7) Dynamic Content Limitations
Using frames makes it very difficult to offer dynamic navigation menus which expand by section depending on where you are on the website, or certain promotions or section advertisements. This can be achieved using Javascript but is a pain in the butt to code and keep track of. A simple mistake can cause problems with the navigation, which needs to be consistent and predictable for the best user experience.

8) Nested Frames
With just one small coding mistake you can end up with nested frames – i.e. multiple headers or navigation frames which is difficult for the user to “break out”. They either resort to having to go to the homepage and starting over, or they just leave.

9) Entry Page Problem
Since many times frames are used to hold the site navigation, if an internal page becomes an entry page from a search engine, there may not be any navigation for them to follow to go further into the site. And if you don’t link inner pages, there’s really nowhere for the user to go. They either manually adjust the address in the browser to get to the homepage, or just leave.

10) Limited Real Estate
Oftentimes the space right next to the main navigation is used for promotions or serving third party advertising. If you have the navigation placed in a frame, the “real estate” available to you is limited to the user’s screen resolution. You could use scrollbars within the frame, but if your main page content already needs a scrollbar, having 2 makes the user work extra hard to navigate your website.

Google Analytics Full Referrer Tracking Update

Since I wrote about tracking the full referrer in Google Analytics, I had feedback from some people saying that their content management system, forum software, etc doesn’t allow them to modify the HEAD section or BODY tag. Some other people are also hesitant to place the code in the HEAD section incase the Google Analytics servers are slow, causing the page to pause while the tracking code is downloaded from Google. Another drawback to putting the tracking code high up on the page is that you may end up counting partial page downloads.

So to get around these issues here’s an alternative which you can place just before the end BODY tag.

Just replace the XXX’s with your Analytics account code.

Update: I’ve augmented the tracking code to also detect if the page is served in http or https mode to serve the appropriate call to the urchin.js file, and also detecting whether the referrer is internal or external so you don’t get your site appearing as a full referrer in the Top Content Report. View my Ultimate Google Analytics Tracking Code.

Google AdWords Quality Update

The Google Inside AdWords blog just announced some more changes to the Quality Score which are going to be quite interesting. The first is going to be an improvement on Transparency – in other words, giving advertisers more information about the inner workings. In this case they’ll be providing indications on Quality Score at the keyword level, indicating whether it’s: Great, OK, or Poor. The other change is also providing the minimum bid for each keyword.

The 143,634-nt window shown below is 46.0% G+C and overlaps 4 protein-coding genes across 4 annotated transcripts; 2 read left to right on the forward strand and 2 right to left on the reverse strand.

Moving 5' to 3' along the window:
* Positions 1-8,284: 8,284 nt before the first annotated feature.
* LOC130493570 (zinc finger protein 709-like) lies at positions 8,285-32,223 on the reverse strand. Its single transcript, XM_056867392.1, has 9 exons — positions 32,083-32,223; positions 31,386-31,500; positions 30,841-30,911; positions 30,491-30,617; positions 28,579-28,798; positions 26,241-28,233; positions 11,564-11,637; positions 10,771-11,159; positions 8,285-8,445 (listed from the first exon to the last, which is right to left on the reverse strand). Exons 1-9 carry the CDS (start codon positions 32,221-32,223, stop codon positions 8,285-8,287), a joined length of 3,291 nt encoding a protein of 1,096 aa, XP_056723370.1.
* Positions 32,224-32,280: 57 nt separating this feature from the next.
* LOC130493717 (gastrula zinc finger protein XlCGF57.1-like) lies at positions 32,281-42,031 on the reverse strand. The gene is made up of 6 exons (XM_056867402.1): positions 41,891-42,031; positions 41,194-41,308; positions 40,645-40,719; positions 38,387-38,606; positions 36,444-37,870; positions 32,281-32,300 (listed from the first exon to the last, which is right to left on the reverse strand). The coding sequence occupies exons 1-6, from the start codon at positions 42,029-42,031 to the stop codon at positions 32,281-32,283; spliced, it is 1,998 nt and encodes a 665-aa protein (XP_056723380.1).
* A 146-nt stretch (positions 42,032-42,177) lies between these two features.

Looking at what has happened in the past I think it’s going to have a big impact on many AdWords customers. Smaller accounts with just a couple of campaigns will need to restructure their Ad Groups and be even more granular in grouping keywords together. While the same is also true for bigger accounts, they will also need to watch those big costly keywords very carefully. Those expensive 1 or 2 word phrases could be getting a whole lot more expensive.

For certain niche advertisers, where their strategy is not to get the highest CTR, may also suffer and see minimum bids rise, although they may not be too badly affected since they’re typically not near the bottom of the bid range anyway.

Google recommends implementing the Quality Score column, which although is not available right now, could mean using the new “customize columns” feature in the Campaign/Ad Group management tabs. This will allow you to monitor any minimum bid changes.

I hesitantly welcome this change – I’m sure Google is hoping this will get rid of a lot of PPC ads going to YPN sites, I just hope they don’t affect the “real” companies’ accounts.

One thing I know for sure, I’ll be doing a lot of monitoring/adjusting/optimizing again in the next few weeks.

Andy Beal and Search Engine Land also wrote about this issue.

SEO Title Tag Plugin

I decided to install the SEO Title Tag Plugin by Stephan Spencer, since I wanted to clean up the titles. WordPress by default puts in a bunch of extra stuff in there which just doesn’t really look very good.

Ironically, by installing the SEO Title Tag plugin, it allowed me to clean up all the titles so I can avoid seeing things like:

blogname » Blog Archive » Title.

One of the cool features of this plugin is that you can set custom titles by post (or page) by using the custom fields and specifying title_tag as the key, then entering the custom text in the value.

Socializer and Socializing

I was using the Social Bookmarks WordPress Plugin by Apostolos Dountsis which places a bunch of small icons at the bottom of each post. I don’t know how successful they are because popular social bookmarking sites like and reddit have browser buttons, so you never really know which button they’re clicking on.

I’d like to know to make sure that whatever plugins, widgets, thingies and whatsit’s I bolt onto this blog are going to be useful and not just there because other sites have them.

I decided to try out Pierre Far’s Socializer. It uses one link at the bottom which takes you to a page where you can then select which social bookmarking site you want to use. Pierre has some great instructions on his site, but I decided to install the wordpress plugin, which was originally written by Anders Bergman.

Edit 2/5/2007: Pierre just wrote a post on his blog about the popularity of social bookmarking sites and which are the most popular through his service.